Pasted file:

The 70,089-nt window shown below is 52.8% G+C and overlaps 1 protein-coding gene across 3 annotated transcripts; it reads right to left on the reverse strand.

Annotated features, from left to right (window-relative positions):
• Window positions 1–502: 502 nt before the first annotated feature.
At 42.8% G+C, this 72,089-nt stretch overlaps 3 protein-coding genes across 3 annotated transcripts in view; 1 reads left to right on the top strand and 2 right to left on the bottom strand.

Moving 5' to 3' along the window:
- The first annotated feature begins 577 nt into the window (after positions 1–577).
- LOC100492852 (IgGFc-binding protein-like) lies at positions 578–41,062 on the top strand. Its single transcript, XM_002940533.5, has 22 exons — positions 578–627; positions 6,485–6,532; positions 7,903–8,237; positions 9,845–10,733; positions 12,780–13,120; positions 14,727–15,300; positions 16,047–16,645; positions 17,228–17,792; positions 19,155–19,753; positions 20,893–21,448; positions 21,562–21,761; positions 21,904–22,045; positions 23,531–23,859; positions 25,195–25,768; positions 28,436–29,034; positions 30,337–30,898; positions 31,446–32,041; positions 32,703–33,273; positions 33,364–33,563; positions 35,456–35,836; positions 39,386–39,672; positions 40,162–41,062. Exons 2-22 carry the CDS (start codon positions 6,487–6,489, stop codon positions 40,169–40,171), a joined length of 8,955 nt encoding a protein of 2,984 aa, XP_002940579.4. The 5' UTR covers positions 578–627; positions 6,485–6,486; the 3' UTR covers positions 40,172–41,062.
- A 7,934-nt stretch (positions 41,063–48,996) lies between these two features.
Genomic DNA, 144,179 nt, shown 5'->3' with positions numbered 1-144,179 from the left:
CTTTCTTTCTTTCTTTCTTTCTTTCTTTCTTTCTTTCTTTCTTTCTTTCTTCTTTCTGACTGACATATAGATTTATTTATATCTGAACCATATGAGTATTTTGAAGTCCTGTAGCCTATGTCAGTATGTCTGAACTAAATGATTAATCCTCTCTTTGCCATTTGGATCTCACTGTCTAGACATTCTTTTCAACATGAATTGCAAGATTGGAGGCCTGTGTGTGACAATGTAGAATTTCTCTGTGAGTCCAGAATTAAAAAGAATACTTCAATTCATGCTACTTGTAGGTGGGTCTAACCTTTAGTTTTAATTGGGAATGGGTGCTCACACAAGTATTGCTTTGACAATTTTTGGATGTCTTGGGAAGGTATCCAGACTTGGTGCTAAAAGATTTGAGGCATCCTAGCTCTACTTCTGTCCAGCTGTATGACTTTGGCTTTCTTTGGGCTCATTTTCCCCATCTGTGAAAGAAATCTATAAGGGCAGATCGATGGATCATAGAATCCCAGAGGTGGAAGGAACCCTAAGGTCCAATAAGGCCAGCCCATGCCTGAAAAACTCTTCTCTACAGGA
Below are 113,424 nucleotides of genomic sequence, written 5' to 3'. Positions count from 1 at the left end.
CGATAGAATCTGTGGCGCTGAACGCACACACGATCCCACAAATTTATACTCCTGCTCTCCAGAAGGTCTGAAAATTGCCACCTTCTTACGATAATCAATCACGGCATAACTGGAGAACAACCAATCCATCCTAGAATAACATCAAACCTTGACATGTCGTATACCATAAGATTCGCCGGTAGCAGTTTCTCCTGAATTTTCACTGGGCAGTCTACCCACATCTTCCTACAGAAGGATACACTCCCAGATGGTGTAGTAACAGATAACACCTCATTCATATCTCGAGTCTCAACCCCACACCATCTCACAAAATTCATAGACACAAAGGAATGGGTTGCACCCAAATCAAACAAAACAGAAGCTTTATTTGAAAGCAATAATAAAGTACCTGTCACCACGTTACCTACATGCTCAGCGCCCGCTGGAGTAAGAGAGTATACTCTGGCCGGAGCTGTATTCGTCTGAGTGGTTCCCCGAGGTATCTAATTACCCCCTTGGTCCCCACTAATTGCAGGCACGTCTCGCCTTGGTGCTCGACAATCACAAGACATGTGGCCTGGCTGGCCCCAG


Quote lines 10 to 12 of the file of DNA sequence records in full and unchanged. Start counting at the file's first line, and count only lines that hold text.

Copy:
CTTTCTTTCTTTCTTTCTTTCTTTCTTTCTTTCTTTCTTTCTTTCTTTCTTCTTTCTGACTGACATATAGATTTATTTATATCTGAACCATATGAGTATTTTGAAGTCCTGTAGCCTATGTCAGTATGTCTGAACTAAATGATTAATCCTCTCTTTGCCATTTGGATCTCACTGTCTAGACATTCTTTTCAACATGAATTGCAAGATTGGAGGCCTGTGTGTGACAATGTAGAATTTCTCTGTGAGTCCAGAATTAAAAAGAATACTTCAATTCATGCTACTTGTAGGTGGGTCTAACCTTTAGTTTTAATTGGGAATGGGTGCTCACACAAGTATTGCTTTGACAATTTTTGGATGTCTTGGGAAGGTATCCAGACTTGGTGCTAAAAGATTTGAGGCATCCTAGCTCTACTTCTGTCCAGCTGTATGACTTTGGCTTTCTTTGGGCTCATTTTCCCCATCTGTGAAAGAAATCTATAAGGGCAGATCGATGGATCATAGAATCCCAGAGGTGGAAGGAACCCTAAGGTCCAATAAGGCCAGCCCATGCCTGAAAAACTCTTCTCTACAGGA
Below are 113,424 nucleotides of genomic sequence, written 5' to 3'. Positions count from 1 at the left end.
CGATAGAATCTGTGGCGCTGAACGCACACACGATCCCACAAATTTATACTCCTGCTCTCCAGAAGGTCTGAAAATTGCCACCTTCTTACGATAATCAATCACGGCATAACTGGAGAACAACCAATCCATCCTAGAATAACATCAAACCTTGACATGTCGTATACCATAAGATTCGCCGGTAGCAGTTTCTCCTGAATTTTCACTGGGCAGTCTACCCACATCTTCCTACAGAAGGATACACTCCCAGATGGTGTAGTAACAGATAACACCTCATTCATATCTCGAGTCTCAACCCCACACCATCTCACAAAATTCATAGACACAAAGGAATGGGTTGCACCCAAATCAAACAAAACAGAAGCTTTATTTGAAAGCAATAATAAAGTACCTGTCACCACGTTACCTACATGCTCAGCGCCCGCTGGAGTAAGAGAGTATACTCTGGCCGGAGCTGTATTCGTCTGAGTGGTTCCCCGAGGTATCTAATTACCCCCTTGGTCCCCACTAATTGCAGGCACGTCTCGCCTTGGTGCTCGACAATCACAAGACATGTGGCCTGGCTGGCCCCAG